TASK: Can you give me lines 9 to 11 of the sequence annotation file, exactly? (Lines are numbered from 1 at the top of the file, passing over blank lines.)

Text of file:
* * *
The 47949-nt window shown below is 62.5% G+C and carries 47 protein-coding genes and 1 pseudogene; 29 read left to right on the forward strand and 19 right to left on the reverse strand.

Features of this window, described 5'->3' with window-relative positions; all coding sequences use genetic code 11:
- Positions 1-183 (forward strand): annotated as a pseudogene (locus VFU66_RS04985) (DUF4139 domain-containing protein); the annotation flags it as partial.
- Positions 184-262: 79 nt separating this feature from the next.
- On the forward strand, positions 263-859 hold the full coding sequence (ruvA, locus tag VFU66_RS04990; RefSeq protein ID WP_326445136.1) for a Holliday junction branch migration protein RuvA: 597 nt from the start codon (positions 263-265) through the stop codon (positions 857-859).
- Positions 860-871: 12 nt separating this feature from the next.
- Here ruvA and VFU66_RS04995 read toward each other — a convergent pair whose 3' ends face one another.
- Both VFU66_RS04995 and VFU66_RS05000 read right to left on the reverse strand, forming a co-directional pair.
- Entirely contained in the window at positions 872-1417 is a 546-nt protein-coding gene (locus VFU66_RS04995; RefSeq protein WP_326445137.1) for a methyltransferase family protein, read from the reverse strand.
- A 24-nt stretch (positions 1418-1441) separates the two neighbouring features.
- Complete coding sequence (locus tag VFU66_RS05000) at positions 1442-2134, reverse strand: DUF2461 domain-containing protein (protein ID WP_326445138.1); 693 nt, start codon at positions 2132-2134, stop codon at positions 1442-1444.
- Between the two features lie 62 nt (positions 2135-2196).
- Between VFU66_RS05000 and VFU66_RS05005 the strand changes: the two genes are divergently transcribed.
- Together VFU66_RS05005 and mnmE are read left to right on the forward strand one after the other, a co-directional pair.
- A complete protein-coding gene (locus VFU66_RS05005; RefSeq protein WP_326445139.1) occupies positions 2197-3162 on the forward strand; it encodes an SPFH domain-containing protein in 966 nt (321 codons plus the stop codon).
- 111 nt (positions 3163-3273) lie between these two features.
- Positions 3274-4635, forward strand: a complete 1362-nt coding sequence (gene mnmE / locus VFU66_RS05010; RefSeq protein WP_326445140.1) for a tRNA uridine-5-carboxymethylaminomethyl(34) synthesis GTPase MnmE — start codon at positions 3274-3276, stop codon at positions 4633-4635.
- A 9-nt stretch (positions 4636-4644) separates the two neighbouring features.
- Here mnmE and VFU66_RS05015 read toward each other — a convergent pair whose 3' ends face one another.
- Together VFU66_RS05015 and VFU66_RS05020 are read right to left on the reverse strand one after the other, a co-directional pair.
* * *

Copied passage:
- Entirely contained in the window at positions 872-1417 is a 546-nt protein-coding gene (locus VFU66_RS04995; RefSeq protein WP_326445137.1) for a methyltransferase family protein, read from the reverse strand.
- A 24-nt stretch (positions 1418-1441) separates the two neighbouring features.
- Complete coding sequence (locus tag VFU66_RS05000) at positions 1442-2134, reverse strand: DUF2461 domain-containing protein (protein ID WP_326445138.1); 693 nt, start codon at positions 2132-2134, stop codon at positions 1442-1444.